CHRISTCHURCH, NEW ZEALAND - FEBRUARY 24: Ryan Crotty of the Crusaders receives medical help during the round two Super Rugby match between the Crusaders and the Chiefs at AMI Stadium on February 24, 2018 in Christchurch, New Zealand. (Photo by Kai Schwoerer/Getty Images)

It’s been a busy weekend, with the first full round of Super Rugby and another set of matches in the Six Nations. And with it, matches had both a critical point and key refereeing decisions, that invited a high level of scrutiny.

For some, the decision to red card the Reds’ Scott Higginbotham on Friday night; but not the Crusaders Michael Alaalatoa on Saturday, for forceful contact with the head is contentious [Alaalatoa earned a yellow only].

In the Northern hemisphere, some are questioning the reasoning behind the law that saw England denied a try against Scotland. The ball was ruled to have gone forward –unintentionally – off Courtney Lawes’ arm as he made a tackle.

However the decision that’s generated the most discussion, came in the 71st minute of the second New Zealand Super Rugby derby blockbuster of the weekend. A critical game, the Crusaders v Chiefs in Christchurch.

Crusaders attack leads to Contentious Ref’s call

Having regained the lead minutes earlier; through skipper Sam Whitelock, the Crusaders were hot on the Chiefs goal line. After replacement halfback Mitchell Drummond was repelled, veteran midfielder Ryan Crotty gathered the ball and dived for the corner only to seemingly be denied by Chiefs flanker Lachlan Boshier.

However, the TV replays showed why. Watching from the 3 minute, 10 second point, the above video shows Boshier tackling Crotty – who was less than a meter above the ground – around the neck. The result was Crotty left prone on the ground, from the impact and apparent strain placed on the neck.

After consultation with the TMO Aaron Paterson, referee Ben O’Keeffe determined that it was both a penalty try and a yellow card to Boshier. His questions included “it is foul play, if it’s a high tackle. He’s in the process of scoring, so I’ve got a penalty try.”

And that proved critical, where the Crusaders beat the Chiefs by 45-23 in another absorbing local derby match.

Illegal Act deemed to earn Penalty Try, and Yellow Card

Resident referee Scott MacLean looks at the decision in itself. To begin with, it has been a longstanding law of rugby that you can’t tackle around the neck. Highlighted more so in recent years and the starting point for any corresponding sanction raised. While Crotty was very low to the ground, it’s still illegal to tackle this way.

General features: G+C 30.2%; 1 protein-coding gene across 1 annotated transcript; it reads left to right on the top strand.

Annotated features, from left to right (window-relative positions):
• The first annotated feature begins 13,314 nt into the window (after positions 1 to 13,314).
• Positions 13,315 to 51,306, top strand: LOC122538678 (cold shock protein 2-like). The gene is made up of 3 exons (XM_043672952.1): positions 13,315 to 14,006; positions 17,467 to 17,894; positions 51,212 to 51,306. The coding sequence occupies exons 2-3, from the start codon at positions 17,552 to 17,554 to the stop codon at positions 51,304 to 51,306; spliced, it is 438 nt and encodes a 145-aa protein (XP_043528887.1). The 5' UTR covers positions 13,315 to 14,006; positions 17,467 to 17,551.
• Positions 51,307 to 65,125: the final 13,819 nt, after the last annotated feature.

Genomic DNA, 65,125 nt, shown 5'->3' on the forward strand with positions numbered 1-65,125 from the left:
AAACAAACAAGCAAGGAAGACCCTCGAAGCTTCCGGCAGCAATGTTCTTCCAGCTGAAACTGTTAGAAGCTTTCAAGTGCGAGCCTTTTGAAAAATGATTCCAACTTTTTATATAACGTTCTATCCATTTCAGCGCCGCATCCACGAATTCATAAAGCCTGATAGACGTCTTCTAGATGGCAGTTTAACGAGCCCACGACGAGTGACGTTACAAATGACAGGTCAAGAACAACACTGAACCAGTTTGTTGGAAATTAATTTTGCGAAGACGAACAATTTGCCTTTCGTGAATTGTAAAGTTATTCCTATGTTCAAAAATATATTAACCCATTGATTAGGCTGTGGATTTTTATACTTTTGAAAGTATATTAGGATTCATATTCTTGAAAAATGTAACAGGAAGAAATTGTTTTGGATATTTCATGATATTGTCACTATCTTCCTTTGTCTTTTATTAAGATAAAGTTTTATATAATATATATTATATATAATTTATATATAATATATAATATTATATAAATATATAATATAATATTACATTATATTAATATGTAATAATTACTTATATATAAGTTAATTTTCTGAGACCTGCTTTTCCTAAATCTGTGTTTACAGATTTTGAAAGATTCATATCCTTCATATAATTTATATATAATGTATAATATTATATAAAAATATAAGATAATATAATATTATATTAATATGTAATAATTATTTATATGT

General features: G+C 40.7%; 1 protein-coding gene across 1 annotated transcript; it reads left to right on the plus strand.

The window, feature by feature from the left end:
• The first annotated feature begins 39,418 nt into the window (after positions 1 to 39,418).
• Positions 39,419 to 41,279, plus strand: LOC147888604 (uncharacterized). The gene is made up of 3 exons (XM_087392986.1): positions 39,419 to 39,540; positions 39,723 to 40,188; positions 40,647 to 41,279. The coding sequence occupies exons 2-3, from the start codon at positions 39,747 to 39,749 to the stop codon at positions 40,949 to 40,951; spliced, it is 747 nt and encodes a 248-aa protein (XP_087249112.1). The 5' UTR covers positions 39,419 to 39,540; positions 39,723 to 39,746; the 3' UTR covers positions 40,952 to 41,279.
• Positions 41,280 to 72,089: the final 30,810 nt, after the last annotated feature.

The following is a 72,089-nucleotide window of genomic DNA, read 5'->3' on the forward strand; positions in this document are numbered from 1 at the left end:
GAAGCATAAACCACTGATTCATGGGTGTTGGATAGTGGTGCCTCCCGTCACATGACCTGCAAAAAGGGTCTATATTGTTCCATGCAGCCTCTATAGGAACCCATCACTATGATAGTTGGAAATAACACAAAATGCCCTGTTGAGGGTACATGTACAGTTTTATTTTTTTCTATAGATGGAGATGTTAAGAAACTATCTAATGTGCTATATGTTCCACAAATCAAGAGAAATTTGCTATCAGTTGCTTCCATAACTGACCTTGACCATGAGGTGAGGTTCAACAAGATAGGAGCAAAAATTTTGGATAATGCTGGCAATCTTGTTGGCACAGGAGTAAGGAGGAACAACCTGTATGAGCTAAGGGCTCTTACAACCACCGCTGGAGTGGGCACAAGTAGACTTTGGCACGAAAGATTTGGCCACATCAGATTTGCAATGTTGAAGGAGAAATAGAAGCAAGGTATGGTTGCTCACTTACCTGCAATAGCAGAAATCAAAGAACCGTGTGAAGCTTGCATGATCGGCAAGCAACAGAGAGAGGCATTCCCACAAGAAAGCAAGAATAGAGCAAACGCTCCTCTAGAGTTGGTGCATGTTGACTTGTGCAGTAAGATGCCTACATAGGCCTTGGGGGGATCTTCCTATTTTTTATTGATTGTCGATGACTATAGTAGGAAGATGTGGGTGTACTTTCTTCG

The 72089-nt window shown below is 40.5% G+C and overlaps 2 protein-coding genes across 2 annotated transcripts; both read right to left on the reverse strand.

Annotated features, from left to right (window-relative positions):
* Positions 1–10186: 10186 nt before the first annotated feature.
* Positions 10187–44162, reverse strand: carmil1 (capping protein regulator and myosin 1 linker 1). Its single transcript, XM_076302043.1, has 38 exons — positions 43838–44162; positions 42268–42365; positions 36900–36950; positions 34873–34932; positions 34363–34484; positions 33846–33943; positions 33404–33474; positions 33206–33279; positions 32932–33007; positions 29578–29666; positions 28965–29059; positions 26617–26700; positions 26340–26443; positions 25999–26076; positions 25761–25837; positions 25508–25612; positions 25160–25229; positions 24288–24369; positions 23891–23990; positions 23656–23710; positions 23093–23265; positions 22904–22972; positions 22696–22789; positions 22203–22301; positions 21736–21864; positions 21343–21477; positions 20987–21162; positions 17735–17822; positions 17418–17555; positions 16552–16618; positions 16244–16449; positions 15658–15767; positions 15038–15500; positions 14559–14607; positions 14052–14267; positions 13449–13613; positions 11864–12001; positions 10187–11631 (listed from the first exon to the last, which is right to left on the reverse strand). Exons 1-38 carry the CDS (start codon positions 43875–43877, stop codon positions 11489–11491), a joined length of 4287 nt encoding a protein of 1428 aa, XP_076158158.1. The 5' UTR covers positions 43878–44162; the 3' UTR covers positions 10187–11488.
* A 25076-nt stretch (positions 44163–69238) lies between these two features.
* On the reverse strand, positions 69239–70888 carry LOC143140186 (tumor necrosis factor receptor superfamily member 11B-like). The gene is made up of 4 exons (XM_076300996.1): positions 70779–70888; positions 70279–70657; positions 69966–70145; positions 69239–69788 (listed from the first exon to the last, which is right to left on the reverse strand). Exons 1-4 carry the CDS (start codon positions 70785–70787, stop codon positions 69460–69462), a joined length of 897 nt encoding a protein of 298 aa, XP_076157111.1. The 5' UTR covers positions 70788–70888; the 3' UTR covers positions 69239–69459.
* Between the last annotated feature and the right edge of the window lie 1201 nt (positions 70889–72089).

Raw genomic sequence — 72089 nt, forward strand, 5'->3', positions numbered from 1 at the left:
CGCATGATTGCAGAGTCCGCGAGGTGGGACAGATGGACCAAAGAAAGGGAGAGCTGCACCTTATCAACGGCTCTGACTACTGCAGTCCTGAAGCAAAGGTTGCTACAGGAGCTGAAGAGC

So firstly we have an instance of foul play (Law 9.13).

Crusaders Survive Chiefs in Controversial Finish
Ryan Crotty of the Crusaders is tackled by Lachlan Boshier of the Chiefs during the round two Super Rugby match between the Crusaders and the Chiefs at AMI Stadium on February 24, 2018 in Christchurch, New Zealand. (Photo by Kai Schwoerer/Getty Images)

Secondly: a penalty try must be awarded if foul play prevents a probable try being scored (Law 8.3). The current interpretation is that if a player commits an act of foul play, they are removed completely from the equation – as if they didn’t exist.

Dubbed the ‘invisible man theory’ it was also applied in last year’s France vs All Blacks test match in Paris. Then, Sonny Bill Williams slapped the ball dead in the in-goal – his actions mimicking a rugby league defensive tactic. He was given a yellow card for the action, and a penalty try was applied, as the attacking player–with no other player present–would probably have scored. Big matches, such as the Crusaders v Chiefs, or France v New Zealand, come under the same rulings and verdicts.

In essence, the same was applied in Christchurch – remove Boshier from the picture, and Crotty scores.

So following that process, we’ve established there is foul play and that without the player who committed the foul play act, Crotty would have likely scored. So a penalty try is the proper outcome.

The additional sanction for Boshier and his side also comes from Law 8.3 that requires that a guilty player must either be cautioned and temporarily suspended (yellow carded), or sent off (red card), and in that regard referee O’Keeffe was correct.

Crusaders v Chiefs reaction – Penalty Try ruling

On TV, the immediate reaction of pundits Justin Marshall and Jeff Wilson was that it was harsh. They asked just ‘what Boshier was meant to do in that situation?’

That was also repeated on several online Crusaders v Chiefs live blogs at the time. As well, across social media, fans and current players made their interpretations well known.

While it seems likely that SANZAAR referee’s boss Lyndon Bray will get asked some questions this week – as the process illustrated by Wales recently shows – the answer is that Boshier needed to get lower himself. His attempted tackle had to be ‘below the shoulders’ to comply with current interpretation.

Some aspects of the process followed by referee O’Keeffe – such as the ‘invisible man’ approach, and the double-sanction of the penalty try AND yellow card – maybe topics overall that need review by World Rugby. But, for all officials and stakeholders, they are what the officials have to follow right now.

If the critical points of games are slowed down to 32 frames per second, many actions will appear illegal. What can also infuriate the viewer, is that assumptions can be made, so that if the impeding player then becomes invisible, of course the try could have been scored [zero defence].

The greater; and more critical, point though is that the game has changed. That as much as players and coaches continue to adapt to it, the understanding and attitudes of commentators and the general rugby public, need to as well.

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